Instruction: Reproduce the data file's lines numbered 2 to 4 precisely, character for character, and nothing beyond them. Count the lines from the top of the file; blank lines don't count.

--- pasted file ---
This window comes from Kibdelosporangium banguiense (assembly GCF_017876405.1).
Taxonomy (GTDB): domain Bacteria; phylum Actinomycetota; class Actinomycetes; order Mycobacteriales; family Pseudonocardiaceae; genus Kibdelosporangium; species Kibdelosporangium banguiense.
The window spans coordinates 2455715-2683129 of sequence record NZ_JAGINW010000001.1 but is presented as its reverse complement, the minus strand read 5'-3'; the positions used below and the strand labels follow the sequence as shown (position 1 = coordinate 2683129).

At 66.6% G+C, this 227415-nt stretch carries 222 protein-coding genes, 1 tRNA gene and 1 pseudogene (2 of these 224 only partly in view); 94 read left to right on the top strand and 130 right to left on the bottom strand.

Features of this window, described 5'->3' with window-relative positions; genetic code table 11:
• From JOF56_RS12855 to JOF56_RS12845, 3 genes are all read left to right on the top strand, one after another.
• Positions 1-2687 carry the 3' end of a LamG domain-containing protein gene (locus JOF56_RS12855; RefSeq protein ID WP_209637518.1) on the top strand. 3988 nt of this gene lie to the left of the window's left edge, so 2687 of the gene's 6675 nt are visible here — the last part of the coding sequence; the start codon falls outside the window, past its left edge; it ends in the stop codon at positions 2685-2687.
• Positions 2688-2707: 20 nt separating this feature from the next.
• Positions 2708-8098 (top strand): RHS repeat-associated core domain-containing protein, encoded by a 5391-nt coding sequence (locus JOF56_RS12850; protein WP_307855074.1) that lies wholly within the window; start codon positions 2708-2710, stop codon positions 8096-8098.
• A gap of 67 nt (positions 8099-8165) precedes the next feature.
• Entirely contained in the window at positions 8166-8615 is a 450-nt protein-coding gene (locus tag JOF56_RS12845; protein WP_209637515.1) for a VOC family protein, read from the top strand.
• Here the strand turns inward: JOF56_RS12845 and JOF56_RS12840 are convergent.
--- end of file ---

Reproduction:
Taxonomy (GTDB): domain Bacteria; phylum Actinomycetota; class Actinomycetes; order Mycobacteriales; family Pseudonocardiaceae; genus Kibdelosporangium; species Kibdelosporangium banguiense.
The window spans coordinates 2455715-2683129 of sequence record NZ_JAGINW010000001.1 but is presented as its reverse complement, the minus strand read 5'-3'; the positions used below and the strand labels follow the sequence as shown (position 1 = coordinate 2683129).

At 66.6% G+C, this 227415-nt stretch carries 222 protein-coding genes, 1 tRNA gene and 1 pseudogene (2 of these 224 only partly in view); 94 read left to right on the top strand and 130 right to left on the bottom strand.